McNamara is interested in the benefits of finding patterns in dreams – such as what figures and objects have particular associations – and using this to build a “dream code”.

“If we can build up enough of those dream code elements, we might have a handle on whether or not dreams mean anything,” he says

The creation of more and more databases that collect information about dreams is promising, he adds. Indeed, it bodes well that such a breakthrough – or at least the beginnings of it – could be made in the near future. But McNamara also wants to be clear that no such code exists today – and he has been vocal about dismissing those who claim to be able to interpret dreams.

“I’m not saying that dreams don’t mean anything, I’m saying we don’t know yet,” he explains. “That the science does not support any particular dream interpretation method.”

Part of the problem with analysing dreams is that, currently, researchers must rely on the descriptions given to them by subjects – which may not always be accurate or complete. Indeed, it’s not hard to understand that some people might feel less able to talk candidly about their most intimate or disturbing dreams.

Perhaps we won’t always need to wait for dreamers to divulge their hallucinations, though. A team of Japanese researchers from the University of Tokyo recently described how a machine learning algorithm could be trained to associate certain patterns of brain activity with specific images.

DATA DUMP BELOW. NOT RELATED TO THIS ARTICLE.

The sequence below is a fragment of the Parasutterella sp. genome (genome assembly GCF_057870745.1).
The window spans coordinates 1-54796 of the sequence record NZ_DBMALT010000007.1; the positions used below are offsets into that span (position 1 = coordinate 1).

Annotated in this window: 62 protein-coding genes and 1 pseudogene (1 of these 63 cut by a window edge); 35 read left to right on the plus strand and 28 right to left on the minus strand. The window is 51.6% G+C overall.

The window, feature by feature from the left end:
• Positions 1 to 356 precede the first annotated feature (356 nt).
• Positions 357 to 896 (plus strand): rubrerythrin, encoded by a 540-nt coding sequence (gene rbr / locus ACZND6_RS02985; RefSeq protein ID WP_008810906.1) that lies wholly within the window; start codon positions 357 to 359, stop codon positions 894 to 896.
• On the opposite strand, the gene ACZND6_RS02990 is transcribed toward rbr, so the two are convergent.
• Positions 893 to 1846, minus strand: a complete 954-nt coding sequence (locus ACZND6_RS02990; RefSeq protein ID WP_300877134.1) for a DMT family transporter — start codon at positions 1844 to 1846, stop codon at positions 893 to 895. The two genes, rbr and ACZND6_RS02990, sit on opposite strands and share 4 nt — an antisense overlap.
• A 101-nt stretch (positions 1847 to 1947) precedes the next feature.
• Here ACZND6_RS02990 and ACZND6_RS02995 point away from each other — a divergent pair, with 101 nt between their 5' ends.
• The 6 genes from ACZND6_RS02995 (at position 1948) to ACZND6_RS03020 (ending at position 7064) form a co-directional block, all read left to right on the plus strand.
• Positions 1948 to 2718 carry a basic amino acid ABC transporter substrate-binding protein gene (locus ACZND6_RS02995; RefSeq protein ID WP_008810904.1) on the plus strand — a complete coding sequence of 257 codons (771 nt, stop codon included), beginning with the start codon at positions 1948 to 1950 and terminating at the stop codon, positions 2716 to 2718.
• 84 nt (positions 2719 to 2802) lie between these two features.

The system, detailed in the journal Science, could correctly “guess” what people were dreaming about just by monitoring their brains overnight.

Still, dreams, being of the ever-mysterious brain, remain some of the strangest and most poorly explained phenomena about us. And yet billions of people have them every night. The idea that they could be decoded never fails to seem exciting – perhaps because dreams are often thought of as windows to our deepest feelings and desires.

For Soik at least, people’s increasing willingness to share intimate data about themselves generally bodes well for the field of dream science.

“We hope that we can provide enough trust to the users that they’re OK revealing more and more,” he comments. “Anything we hold back is something we keep to ourselves. The more transparent we are the more we can put our dreams out there and say, that’s because of this; and that’s because of that.”

And even though such breakthroughs were never made during Bert Kaplan’s lifetime, Lemov points out that many contributors to the original Database of Dreams always saw it as something that future generations might be able to make better sense of.

“Some of the people who were behind this project in the 50s very much saw it not so much as the message, but the medium,” she explains. “Material that could be amassed so patterns could be discovered in that.”

Perhaps, one day. Until then, we can only dream.